This is a series on groin pain. If you missed the beginning, go back to Part 1.
If you don’t have access to a good therapist, you can do a lot for yourself. Treating this area can be sensitive, but be courageous and be gentle and you can make a lot of progress in relieving your own groin pain. These are some of the suggestions I give patients in my Boston area Neuromuscular Therapy center for self-treatment between appointments.
First let’s get you into a good position and identify a few landmarks. Sit in a comfortable chair where you can lean back a bit. Draw one leg up with a bent knee and your foot on the seat with your knee flopped out to the side. If you have an arm on the chair to rest your knee against, that’s ideal. Alternatively tuck the ankle of the leg you’re treating under your other thigh. You may need a pillow under your knee for support.
Landmarks: Locate the gracilis muscle. It’s the one that feels like a bone attaching at your crotch. If you have large thighs, you can “muscle-test” by raising your knee up to feel it contract. The second landmark is just above the gracilis attachment on your pubic bone. There’s a knob of bone there called the pubic tubercle. (You have one on both sides of the pubic bone.) That’s where the inguinal ligament attaches. The other end of the ligament (marked by the crease in your thigh) is the other landmark called the ASIS (Anterior Superior Iliac Spine) of the hip bone. It’s the sharp right-angled bony point at the front of your hip bone. If you put your hands on your hips with your fingers facing the front, you should feel that angle with your fingers. The ischial tuberosity is the bone you sit on. The thigh bone is called the femur. It starts in your hip socket and angles out to the bony bump you feel on the outer thigh (greater trochanter), then it angles inward diagonally to the dogbone knobs on your your knee. Using those landmarks, you can find all the muscles that affect the groin.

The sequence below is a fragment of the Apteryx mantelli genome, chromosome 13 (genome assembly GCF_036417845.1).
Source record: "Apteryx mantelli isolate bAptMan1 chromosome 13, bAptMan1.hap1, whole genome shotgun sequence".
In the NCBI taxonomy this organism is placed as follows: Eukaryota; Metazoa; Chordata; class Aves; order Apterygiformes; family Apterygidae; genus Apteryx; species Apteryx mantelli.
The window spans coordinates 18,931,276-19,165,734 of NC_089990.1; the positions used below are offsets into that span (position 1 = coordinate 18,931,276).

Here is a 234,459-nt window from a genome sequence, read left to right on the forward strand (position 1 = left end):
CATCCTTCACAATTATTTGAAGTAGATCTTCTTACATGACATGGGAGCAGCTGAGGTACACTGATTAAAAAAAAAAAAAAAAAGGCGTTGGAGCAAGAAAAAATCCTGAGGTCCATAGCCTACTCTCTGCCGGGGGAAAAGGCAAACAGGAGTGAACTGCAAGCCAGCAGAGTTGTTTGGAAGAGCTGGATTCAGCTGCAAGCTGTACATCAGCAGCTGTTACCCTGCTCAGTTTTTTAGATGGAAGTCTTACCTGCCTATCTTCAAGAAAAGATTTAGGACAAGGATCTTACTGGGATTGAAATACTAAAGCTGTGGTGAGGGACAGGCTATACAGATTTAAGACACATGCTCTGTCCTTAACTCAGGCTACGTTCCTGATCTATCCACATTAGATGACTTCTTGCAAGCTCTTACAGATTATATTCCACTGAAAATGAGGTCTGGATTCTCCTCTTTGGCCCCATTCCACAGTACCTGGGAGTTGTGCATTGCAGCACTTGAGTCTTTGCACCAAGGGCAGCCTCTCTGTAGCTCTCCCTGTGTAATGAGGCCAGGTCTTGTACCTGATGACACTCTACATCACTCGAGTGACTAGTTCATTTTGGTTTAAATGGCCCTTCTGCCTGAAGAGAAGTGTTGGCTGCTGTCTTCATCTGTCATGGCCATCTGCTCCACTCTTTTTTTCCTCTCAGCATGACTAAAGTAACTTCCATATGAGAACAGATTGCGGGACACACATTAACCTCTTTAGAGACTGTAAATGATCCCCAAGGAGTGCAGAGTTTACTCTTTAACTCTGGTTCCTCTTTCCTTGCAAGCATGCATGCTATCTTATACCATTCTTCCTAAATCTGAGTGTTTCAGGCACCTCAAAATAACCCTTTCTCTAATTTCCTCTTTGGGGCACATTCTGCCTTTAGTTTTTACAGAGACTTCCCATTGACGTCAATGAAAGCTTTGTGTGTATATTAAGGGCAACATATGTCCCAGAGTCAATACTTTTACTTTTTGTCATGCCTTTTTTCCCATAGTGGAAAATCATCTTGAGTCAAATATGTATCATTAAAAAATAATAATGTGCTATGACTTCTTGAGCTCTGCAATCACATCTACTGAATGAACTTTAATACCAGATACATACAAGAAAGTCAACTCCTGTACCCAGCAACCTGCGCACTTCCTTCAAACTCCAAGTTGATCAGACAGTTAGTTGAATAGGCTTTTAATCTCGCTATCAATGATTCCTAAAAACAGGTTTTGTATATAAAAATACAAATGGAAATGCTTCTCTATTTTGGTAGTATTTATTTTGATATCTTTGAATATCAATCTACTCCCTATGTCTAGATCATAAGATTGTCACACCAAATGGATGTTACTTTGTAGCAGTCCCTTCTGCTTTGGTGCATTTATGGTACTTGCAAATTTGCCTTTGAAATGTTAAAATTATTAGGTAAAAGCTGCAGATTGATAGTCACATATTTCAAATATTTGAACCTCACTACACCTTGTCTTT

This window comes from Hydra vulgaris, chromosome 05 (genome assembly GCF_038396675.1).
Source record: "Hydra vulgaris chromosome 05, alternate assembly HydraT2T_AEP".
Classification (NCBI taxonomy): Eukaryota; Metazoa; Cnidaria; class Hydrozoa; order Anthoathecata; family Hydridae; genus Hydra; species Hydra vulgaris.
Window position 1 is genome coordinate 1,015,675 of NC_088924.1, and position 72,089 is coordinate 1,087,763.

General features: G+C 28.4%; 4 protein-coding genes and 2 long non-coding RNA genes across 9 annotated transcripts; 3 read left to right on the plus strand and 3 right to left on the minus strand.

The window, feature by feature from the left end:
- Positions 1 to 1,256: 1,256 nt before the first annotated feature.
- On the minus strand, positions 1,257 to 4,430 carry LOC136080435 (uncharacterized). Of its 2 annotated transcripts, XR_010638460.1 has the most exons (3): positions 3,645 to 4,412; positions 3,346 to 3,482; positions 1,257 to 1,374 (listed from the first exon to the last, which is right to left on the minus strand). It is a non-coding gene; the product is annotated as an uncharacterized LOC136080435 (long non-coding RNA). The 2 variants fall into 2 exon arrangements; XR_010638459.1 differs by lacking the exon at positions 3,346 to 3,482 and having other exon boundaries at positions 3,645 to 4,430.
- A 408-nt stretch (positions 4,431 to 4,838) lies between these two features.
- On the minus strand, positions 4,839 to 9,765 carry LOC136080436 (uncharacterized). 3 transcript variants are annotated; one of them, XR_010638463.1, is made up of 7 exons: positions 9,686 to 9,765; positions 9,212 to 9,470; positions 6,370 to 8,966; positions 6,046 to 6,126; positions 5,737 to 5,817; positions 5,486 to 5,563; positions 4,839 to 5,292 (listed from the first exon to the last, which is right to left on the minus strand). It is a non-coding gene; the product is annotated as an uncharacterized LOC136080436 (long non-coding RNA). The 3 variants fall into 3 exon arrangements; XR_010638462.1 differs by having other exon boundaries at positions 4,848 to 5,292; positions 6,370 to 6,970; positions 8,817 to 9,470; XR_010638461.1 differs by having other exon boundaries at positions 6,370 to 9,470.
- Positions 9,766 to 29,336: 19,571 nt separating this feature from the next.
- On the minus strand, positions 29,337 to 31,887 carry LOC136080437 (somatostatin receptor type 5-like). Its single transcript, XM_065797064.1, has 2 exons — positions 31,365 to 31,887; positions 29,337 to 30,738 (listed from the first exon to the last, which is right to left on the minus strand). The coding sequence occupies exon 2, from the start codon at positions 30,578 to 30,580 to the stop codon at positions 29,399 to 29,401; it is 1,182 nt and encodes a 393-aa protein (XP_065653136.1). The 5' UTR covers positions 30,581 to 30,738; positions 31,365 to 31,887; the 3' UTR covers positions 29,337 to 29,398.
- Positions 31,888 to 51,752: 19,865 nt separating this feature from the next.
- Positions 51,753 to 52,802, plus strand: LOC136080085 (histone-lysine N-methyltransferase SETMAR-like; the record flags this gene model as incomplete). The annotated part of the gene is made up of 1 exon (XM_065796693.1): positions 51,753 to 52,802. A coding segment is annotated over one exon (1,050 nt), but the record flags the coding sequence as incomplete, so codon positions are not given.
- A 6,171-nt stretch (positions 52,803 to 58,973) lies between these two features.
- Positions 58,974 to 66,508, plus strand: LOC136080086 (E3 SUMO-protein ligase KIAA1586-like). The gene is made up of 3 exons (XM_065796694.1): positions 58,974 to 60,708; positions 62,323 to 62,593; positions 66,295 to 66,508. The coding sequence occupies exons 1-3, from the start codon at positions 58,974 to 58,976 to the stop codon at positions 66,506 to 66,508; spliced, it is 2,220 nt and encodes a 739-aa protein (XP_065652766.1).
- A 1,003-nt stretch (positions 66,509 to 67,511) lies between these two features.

The next few posts will be on self-treatment of specific muscles.